Disguising marks with grading and noise
Video: Disguising marks with grading and noiseWe have disguised the tracking mark dots on the actress's cheek by duplicating the layer, rotoscoping, and applying a blur. You can all the keyframes I have for the rotoscoping. There are definitely many more on the left side where she walks in the frame, and fewer on the right side where she comes to rest. So, it's working pretty well, but one problem is, if I zoom in, I can see that the non-blurry part of the frame, there's a lot of video noise and compression and actually she looks a bit more fuzzy, whereas the blur side is very smooth.
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VFX Techniques introduces common yet critical visual effects techniques that are used in film and television shows on a regular basis. This installment shows how to build complex composites with Adobe After Effects and mocha, where motion graphics are mapped to live-action footage of an actor. Author Lee Lanier starts by combining rotoscoping and effects to digitally apply makeup to an actor to disguise motion tracking marks. Then discover how to transfer footage into mocha and generate planar tracking data that you can use to motion track graphics to the moving face of the actor. Plus, learn how to build and adjust motion graphics to create the look of a virtual tattoo and a pair of holographic heads-up glasses.
- Disguising tracking marks with rotoscoping and effects
- Preparing footage for motion tracking
- Planar motion tracking a face in mocha
- Applying tracking data to artwork in After Effects
- Fine-tuning motion tracking curves in After Effects
- Animating text and graphic elements
- Applying color and light effects
- Batch rendering the final comp
Disguising marks with grading and noise
We have disguised the tracking mark dots on the actress's cheek by duplicating the layer, rotoscoping, and applying a blur. You can all the keyframes I have for the rotoscoping. There are definitely many more on the left side where she walks in the frame, and fewer on the right side where she comes to rest. So, it's working pretty well, but one problem is, if I zoom in, I can see that the non-blurry part of the frame, there's a lot of video noise and compression and actually she looks a bit more fuzzy, whereas the blur side is very smooth.
So, that's a problem. We can disguise this however, if we apply a grain tool. So, I'm going to pick the CheekMask layer, go to Effect and go to Noise & Grain. In this case, I'm going to use Match Grain. When you bring up Match Grain, it gives you a little preview window so you don't see really see the result right away. You can click+drag the center of that window and move it over to the part you're working on. I don't see much of a change, so I have to adjust it. The first thing I need to do is make sure it's pulling the grain from some other layer.
Initially, the Noise Source Layer is set to None. I'll switch that to the original Footage. Also, there's intensity. If you go to Tweaking, expand that, there's an Intensity setting. If I go really high, you'll see it right away, here's 10. The Noise Pattern is pulled out of the Footage layer and applied to this layer. That's way too intense though, so I'm going to try 2 instead, just a little bit of noise. We also have a Size setting and some other ways to adjust that grain, but those are good with the defaults in this case.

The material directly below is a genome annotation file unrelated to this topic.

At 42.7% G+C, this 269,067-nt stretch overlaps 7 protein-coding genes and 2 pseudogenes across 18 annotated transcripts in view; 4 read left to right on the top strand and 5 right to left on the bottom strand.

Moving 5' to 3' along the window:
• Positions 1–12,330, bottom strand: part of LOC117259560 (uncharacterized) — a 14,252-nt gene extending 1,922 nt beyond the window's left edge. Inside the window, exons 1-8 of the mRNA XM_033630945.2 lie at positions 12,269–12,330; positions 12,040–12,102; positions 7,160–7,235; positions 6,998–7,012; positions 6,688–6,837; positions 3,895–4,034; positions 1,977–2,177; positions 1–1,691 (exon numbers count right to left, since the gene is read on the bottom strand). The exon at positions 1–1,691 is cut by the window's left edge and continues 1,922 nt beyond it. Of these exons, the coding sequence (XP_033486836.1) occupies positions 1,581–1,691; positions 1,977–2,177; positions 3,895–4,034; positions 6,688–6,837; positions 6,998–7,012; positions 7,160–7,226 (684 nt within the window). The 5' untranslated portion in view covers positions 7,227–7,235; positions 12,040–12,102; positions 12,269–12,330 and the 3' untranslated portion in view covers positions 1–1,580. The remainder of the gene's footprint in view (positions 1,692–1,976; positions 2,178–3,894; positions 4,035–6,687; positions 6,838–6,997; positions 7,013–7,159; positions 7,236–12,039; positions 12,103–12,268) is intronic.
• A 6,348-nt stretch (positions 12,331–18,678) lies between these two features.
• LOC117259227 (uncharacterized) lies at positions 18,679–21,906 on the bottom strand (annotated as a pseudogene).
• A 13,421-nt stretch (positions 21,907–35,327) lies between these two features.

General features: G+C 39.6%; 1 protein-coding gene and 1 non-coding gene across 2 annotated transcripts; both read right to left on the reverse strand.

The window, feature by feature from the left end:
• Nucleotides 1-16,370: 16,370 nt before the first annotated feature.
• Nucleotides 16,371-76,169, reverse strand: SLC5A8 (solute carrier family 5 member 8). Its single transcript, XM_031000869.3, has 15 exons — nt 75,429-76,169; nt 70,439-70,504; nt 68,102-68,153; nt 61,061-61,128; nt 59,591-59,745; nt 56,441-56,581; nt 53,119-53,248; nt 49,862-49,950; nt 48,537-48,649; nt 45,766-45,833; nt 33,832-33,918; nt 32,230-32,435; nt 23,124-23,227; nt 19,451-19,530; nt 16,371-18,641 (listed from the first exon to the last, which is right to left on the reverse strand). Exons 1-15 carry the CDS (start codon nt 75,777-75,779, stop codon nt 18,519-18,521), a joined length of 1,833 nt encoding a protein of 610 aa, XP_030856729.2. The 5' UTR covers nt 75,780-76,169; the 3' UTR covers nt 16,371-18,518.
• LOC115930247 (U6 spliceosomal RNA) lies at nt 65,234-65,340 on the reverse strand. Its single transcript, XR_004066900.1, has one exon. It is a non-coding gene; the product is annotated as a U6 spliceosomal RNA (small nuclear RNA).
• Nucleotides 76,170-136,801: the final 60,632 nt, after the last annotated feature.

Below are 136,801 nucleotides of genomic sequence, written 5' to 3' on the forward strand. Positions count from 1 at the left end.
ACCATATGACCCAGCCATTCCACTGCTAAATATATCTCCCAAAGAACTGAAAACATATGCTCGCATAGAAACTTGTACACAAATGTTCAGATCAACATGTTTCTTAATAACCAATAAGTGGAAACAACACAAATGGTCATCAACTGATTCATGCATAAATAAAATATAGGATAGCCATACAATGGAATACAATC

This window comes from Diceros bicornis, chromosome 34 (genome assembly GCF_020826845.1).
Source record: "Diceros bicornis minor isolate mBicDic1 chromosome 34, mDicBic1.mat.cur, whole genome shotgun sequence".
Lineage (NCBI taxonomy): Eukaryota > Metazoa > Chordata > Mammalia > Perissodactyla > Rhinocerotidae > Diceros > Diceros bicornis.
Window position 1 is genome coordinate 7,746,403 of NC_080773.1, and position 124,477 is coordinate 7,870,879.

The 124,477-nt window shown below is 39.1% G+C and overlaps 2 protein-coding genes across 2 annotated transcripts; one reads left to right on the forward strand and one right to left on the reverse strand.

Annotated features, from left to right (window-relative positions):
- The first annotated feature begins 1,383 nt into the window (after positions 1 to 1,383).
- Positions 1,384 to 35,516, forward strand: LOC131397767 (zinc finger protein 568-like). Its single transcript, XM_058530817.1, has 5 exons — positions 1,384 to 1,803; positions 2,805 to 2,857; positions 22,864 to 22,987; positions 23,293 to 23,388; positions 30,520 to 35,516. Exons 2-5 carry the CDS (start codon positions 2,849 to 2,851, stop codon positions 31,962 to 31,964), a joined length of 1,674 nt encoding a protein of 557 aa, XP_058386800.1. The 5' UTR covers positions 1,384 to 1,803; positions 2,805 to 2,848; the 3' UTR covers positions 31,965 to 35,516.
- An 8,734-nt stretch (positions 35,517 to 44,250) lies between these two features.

We're still in the preview mode of this effect, so if I want to see the final version, I'll go to Viewing Mode and change it from Preview to Final Output, and now that noise is placed every where. So, here's without the noise, very smooth, here is with. What's great about this, Match Grain will take the noise from every single frame of the source, so this noise will change along with the footage as it goes across the timeline. Now, this tool, or this effect, is fairly expensive. So, occasionally I'm going to ask you to turn off Match Grain just to save time.
You can always turn it back on later. Now, it's working fairly well, especially with the Match Grain, however, we can still see a little bit of the dots showing through, not only because of the color, because there are white dots, you can see that area where the dots were is a little desaturated, right here, right here, and so on. To solve that, or combat that, what we can do is make another layer based on our current CheekMask layer and do some color adjustment on that. So, I'm going to select CheekMask, Edit > Duplicate, and I'm going to call this new layer CheekMask Color.
Now, all the effects were copied over at the same time. I'm going to add one more though, and that's a Hue/Saturation, Effect > Color Correction > Hue/Saturation. Now, instead of using the normal master sliders up here at the top, I'm going to colorize, and that's a tint, where it tints the entire layer. So if I spin the Hue to 20, 20 for the Colorized Hue, and increase Saturation to 60, what I'm doing is making sure that entire area is much more brownish red.
Now, it's incredibly intense right now, so to reduce that what I can do is go to the Layers Opacity and reduce that. Let's try 40. I'll zoom in. If I turn it off, here is before. You can see some of those white areas where the dots were. If I turn it on, there's more even color with that entire area. Since I copied CheekMask up, I get the mask for free. So this new layer is going to be in the right place the entire time.
We've added Noise & Grain and also a Hue/Saturation Effect to a separate layer, to help improve the quality of our digital makeup patch. We'll be able to use this technique again to help disguise your remaining dots.
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